At the end of the 1960s, Chamberlain spent a period of time in England where he played in repertory theatre and in the BBC's Portrait of a Lady adaptation, becoming recognized as a serious actor. In 1969, he starred opposite Katharine Hepburn in the film The Madwoman of Chaillot. While in England, he took vocal coaching and in 1969 performed the title role in Hamlet for the Birmingham Repertory Theatre, becoming the first American to play the role there since John Barrymore in 1925. He received excellent notices and reprised the role for television in 1970 for the Hallmark Hall of Fame.

In the 1970s, Chamberlain enjoyed success as a leading man in films: The Music Lovers (1970), Lady Caroline Lamb (playing Lord Byron, 1973), The Three Musketeers (1973), The Lady's Not for Burning (1974), The Towering Inferno (in a villainous turn as a dishonest engineer, 1974), and The Count of Monte Cristo (1975). In The Slipper and the Rose (1976), a musical version of the Cinderella story, co-starring Gemma Craven, he displayed his vocal talents. A television film, William Bast's The Man in the Iron Mask (1977), followed. The same year, he starred in Peter Weir's film The Last Wave.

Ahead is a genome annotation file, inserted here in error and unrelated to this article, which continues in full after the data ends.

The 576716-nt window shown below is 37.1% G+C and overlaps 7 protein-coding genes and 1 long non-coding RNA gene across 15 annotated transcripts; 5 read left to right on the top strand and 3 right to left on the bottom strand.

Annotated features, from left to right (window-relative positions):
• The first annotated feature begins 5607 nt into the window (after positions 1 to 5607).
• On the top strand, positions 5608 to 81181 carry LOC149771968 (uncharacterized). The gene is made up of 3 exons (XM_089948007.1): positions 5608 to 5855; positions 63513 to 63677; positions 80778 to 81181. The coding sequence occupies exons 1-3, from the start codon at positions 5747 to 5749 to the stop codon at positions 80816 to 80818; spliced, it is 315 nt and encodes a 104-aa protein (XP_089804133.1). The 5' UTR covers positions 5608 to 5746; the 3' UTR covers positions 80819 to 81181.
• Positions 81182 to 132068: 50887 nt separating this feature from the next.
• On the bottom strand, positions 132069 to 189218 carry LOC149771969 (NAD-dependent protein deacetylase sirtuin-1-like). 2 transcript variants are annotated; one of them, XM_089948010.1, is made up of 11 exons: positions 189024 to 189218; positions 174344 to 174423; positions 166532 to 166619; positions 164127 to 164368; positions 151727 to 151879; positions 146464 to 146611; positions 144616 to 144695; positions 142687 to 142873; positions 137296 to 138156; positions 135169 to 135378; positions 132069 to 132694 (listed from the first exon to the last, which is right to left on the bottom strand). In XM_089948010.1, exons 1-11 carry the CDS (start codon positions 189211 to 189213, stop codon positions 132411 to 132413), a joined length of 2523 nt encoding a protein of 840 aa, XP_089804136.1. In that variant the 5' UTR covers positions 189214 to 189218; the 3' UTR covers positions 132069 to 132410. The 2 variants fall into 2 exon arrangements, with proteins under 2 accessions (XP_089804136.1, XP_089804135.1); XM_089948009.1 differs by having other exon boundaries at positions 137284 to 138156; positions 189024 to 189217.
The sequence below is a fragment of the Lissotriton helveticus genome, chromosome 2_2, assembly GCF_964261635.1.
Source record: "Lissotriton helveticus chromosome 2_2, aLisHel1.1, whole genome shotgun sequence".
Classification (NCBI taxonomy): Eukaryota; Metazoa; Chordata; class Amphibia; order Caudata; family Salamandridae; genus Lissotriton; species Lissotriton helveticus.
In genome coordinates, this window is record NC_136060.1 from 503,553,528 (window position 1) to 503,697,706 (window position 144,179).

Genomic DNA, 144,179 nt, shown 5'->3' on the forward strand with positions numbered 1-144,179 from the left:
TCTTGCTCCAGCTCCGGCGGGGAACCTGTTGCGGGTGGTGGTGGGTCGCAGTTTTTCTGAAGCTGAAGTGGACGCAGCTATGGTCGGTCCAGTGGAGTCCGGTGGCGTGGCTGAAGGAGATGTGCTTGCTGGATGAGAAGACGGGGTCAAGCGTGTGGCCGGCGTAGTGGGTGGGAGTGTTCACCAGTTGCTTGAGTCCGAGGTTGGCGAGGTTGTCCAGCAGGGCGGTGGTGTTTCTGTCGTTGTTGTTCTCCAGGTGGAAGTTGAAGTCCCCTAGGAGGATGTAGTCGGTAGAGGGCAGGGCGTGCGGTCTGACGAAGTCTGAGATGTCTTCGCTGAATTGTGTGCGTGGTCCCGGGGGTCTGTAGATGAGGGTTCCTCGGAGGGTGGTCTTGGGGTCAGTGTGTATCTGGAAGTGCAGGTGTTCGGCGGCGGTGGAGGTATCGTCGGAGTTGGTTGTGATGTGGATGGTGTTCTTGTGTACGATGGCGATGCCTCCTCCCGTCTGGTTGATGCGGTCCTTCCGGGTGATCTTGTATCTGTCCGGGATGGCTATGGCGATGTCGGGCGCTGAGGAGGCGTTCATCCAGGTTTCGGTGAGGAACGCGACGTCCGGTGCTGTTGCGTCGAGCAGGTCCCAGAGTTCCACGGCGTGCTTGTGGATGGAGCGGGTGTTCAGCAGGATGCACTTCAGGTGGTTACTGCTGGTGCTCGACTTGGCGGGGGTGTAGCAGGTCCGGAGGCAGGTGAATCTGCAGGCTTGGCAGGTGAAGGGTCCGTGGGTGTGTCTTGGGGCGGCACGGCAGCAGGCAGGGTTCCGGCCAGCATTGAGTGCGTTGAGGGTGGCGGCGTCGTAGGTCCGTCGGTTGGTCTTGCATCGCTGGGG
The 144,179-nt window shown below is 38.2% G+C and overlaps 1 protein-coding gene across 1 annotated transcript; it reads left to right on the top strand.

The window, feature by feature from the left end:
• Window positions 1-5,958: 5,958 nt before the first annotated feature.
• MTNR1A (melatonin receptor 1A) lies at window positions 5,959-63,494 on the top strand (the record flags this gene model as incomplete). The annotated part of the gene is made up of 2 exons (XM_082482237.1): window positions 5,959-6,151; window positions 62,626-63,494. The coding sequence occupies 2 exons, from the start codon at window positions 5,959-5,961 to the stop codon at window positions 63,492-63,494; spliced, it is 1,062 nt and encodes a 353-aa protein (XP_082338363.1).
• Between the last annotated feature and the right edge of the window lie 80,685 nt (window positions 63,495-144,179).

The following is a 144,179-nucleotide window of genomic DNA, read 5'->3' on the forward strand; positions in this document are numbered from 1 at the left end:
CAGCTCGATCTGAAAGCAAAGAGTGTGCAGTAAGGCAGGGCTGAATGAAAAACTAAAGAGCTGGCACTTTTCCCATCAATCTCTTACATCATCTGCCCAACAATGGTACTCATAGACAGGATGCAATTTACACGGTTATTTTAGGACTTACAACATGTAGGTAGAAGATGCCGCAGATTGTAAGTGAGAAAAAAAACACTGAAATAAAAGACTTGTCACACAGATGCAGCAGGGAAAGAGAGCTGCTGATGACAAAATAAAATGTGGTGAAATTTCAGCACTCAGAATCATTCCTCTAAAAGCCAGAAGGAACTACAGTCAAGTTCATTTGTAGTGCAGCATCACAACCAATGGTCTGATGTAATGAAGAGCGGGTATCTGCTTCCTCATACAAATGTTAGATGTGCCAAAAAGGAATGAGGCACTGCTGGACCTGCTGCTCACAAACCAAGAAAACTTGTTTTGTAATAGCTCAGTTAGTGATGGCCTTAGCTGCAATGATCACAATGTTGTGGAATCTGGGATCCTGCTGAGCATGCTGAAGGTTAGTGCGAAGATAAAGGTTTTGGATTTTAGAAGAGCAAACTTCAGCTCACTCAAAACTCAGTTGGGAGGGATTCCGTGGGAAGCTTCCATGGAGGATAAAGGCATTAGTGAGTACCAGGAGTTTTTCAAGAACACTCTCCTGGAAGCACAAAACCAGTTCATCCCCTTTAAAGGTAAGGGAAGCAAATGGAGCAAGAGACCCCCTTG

Chamberlain later appeared in several popular television mini-series (earning him a nickname of "King of the Mini-Series"), including Centennial (1978–79), Shōgun (1980), and The Thorn Birds (1983) as Father Ralph de Bricassart with Rachel Ward and Barbara Stanwyck co-starring. In the 1980s, he appeared as leading man with King Solomon's Mines (1985), and played Jason Bourne/David Webb in the television film version of The Bourne Identity (1988).

Since 1990

Since the 1990s, Chamberlain has appeared mainly in television movies, on stage, and as a guest star on such series as The Drew Carey Show and Will & Grace. He starred as Henry Higgins in the 1993–1994 Broadway revival of My Fair Lady. In the fall of 2005, Chamberlain appeared in the title role of Ebenezer Scrooge in the Broadway National Tour of Scrooge: The Musical. In 2006, Chamberlain guest-starred in an episode of the British drama series Hustle as well as season 4 of Nip/Tuck. In 2007, Chamberlain guest-starred in episode 80 (Season 4, Episode 8, "Distant Past") of Desperate Housewives as Glen Wingfield, Lynette Scavo's stepfather.